"There is a fissure, and I doubt it will be closed in this election," said the Rev. Luis Cortes Jr., a Republican who founded the annual National Hispanic Prayer Breakfast that has featured Bush every year since 2002. His Philadelphia-based Esperanza USA boasts a national affiliate network of more than 10,000 churches.

The Latino backlash has grown so intense that one prominent, typically pro-Republican organization, the Latino Coalition, has endorsed Democrats in competitive races this year in Tennessee, Nebraska and New Jersey. The coalition is chaired by Hector Barreto, the former administrator of the Small Business Administration under Bush; its president is a former strategist for the Republican National Committee.
I worked with that president, Robert de Posada, several years back at the RNC. He is quoted as saying that it would be a "miracle" for the GOP to get 25 % of the Latino vote this year.
Causing new wrinkles in the White House relationship with evangelicals is the Kuo book, "Tempting Faith: An Inside Story of Political Seduction," in which he describes top White House aides embracing religious conservatives in public while calling them "nuts" behind their backs.

One leading black evangelical who has been a White House guest, Bishop Harry Jackson Jr. of the Hope Christian Church in Maryland, wrote of a similar incident this month.

Jackson railed against senior administration officials who, he said, had insulted clergy at a meeting this year by dismissing their contribution to Bush's reelection in 2004. He also complained about "the GOP's failure" to react speedily to the House page scandal involving former Rep. Mark Foley.

Jackson still supports some Republicans, including Michael Steele, an African American candidate for Senate in Maryland. But in an essay on the website, Jackson offered a caution for the party: "Evangelicals must ask themselves if we can work in harmony with a group that takes us for granted and compromises on major moral principles."
In 2004, Bishop Jackson's profile was definitely on the rise. He seemed to be positioning himself as a true conservative answer to Rev. Jesse Jackson -- without coming across as well, to be honest, slightly nuts like the "other Rev. Jesse" -- Jesse L. Peterson, favorite of Sean Hannity, but someone who can't be taken seriously.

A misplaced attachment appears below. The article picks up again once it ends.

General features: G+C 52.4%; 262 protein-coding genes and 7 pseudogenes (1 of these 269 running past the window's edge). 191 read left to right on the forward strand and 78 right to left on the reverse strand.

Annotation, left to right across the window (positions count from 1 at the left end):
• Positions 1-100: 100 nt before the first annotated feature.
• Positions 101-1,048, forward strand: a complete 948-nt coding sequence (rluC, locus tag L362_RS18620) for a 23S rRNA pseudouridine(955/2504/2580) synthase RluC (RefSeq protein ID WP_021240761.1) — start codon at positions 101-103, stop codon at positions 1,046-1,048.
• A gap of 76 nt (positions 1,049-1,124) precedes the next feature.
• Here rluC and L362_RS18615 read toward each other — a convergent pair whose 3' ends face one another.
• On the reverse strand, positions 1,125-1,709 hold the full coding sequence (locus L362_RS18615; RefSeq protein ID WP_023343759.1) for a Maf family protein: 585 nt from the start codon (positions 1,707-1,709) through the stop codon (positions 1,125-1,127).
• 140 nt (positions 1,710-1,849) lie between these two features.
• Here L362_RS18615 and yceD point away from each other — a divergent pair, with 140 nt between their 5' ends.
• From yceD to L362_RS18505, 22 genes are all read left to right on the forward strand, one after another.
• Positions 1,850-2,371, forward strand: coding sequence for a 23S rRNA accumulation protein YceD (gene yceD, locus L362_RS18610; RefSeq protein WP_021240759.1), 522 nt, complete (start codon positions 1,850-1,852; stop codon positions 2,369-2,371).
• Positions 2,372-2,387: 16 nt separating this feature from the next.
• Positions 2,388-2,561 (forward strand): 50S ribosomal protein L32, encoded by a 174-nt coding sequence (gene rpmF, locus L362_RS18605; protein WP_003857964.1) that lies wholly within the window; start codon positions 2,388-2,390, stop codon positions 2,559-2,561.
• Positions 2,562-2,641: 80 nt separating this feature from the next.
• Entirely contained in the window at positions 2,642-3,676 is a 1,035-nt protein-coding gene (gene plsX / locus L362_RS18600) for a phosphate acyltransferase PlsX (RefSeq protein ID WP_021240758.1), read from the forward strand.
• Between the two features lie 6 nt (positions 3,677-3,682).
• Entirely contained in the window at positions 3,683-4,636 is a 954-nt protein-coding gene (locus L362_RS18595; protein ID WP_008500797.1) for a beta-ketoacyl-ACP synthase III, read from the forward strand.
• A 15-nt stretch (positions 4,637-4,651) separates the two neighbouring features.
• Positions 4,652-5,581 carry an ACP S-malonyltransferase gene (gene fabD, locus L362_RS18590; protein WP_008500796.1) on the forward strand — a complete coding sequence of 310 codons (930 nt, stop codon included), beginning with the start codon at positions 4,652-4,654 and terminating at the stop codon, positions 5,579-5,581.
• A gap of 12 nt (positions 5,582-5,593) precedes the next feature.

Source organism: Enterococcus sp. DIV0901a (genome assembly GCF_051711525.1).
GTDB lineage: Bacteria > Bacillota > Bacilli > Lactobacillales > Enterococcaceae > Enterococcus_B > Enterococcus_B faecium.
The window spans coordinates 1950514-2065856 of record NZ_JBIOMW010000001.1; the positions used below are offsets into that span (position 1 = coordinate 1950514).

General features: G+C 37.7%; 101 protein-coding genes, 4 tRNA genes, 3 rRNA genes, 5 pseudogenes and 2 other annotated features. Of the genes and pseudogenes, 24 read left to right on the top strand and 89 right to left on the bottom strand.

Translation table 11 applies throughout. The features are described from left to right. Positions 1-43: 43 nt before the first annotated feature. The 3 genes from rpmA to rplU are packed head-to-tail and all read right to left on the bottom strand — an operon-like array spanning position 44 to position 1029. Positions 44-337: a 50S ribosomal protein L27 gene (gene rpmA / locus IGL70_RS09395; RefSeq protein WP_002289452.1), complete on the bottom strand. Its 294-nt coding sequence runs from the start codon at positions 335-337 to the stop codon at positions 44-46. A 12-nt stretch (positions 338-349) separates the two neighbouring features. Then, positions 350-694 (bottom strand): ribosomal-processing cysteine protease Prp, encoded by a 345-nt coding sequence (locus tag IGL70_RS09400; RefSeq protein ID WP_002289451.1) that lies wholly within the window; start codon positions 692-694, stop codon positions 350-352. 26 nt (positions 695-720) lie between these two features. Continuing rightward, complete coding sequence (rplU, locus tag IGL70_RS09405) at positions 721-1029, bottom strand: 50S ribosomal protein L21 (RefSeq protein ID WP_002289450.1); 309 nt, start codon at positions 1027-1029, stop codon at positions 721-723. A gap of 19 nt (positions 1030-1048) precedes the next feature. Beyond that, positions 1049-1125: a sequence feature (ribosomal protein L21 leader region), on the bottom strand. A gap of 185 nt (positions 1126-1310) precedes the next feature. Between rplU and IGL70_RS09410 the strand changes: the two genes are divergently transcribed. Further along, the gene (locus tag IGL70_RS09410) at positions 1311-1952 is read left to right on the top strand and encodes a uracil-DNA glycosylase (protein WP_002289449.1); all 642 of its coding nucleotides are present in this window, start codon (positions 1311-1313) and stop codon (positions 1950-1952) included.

Unlike Peterson, Harry Jackson actually had a real, live, congregation -- and seemingly the wearwithal to become a true political player among religious conservatives.

This apparent souring on the party is diturbing, to say the least.

A serious implication of this minority unrest is that it creates the opposite effect of what Dick Morris and Eileen McGann mention in their latest column -- the "coming home" factor. The writers say that the election is moving back into a "toss-up" on whether the GOP can hold onto the House because Republican voters are "coming home" to the party. If, however, this LA Times story is correct, it would suggest that, after a few years of flirting with Bush and the Republican Party, the handful of apostate minority voters are also "coming home" -- back to the Democrats.

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Have You Smeared A Ford Lately?

It's interesting that, in a Republican ad where Rep. Harold Ford is accused of being easy on terrorists, supporting higher taxes and taking money from "porn movie producers", the main focus of ad critics is that it is racist.

Well, I report, you decide:

By the way, this part of the story doesn't make sense:

"I won't even entertain the premise" that the ad is racially offensive, said Danny Diaz, a Republican Party spokesman. He said the allegation was "not fair and not serious and not accurate."

Diaz said the ad was an "independent expenditure" produced by an arm of the Republican National Committee that is legally prohibited from coordinating with Mehlman. Because of this, Diaz said, Mehlman did not see or approve the ad before its release.
The ad can be an "independent expenditure" produced by the Republican National Committee that would be prohibited from coordinating with Ford's opponent, Bob Corker or it could be produced by another GOP committee (the National Republican Senatorial Committee, for example).

But it is impossible for one "arm of the" RNC to produce an ad that Mehlman would not be able to view or approve of ahead of time. He might not have seen it, but there is no legal prohibition blocking the chairman of the RNC from approving an ad produced by the RNC.

UPDATE: Chairman Mehlman continues the idea that he has no control of the Ford ad. Again, coordination rules -- as I understand them -- control coordination between a committee and an individual campaign, not within a committee itself.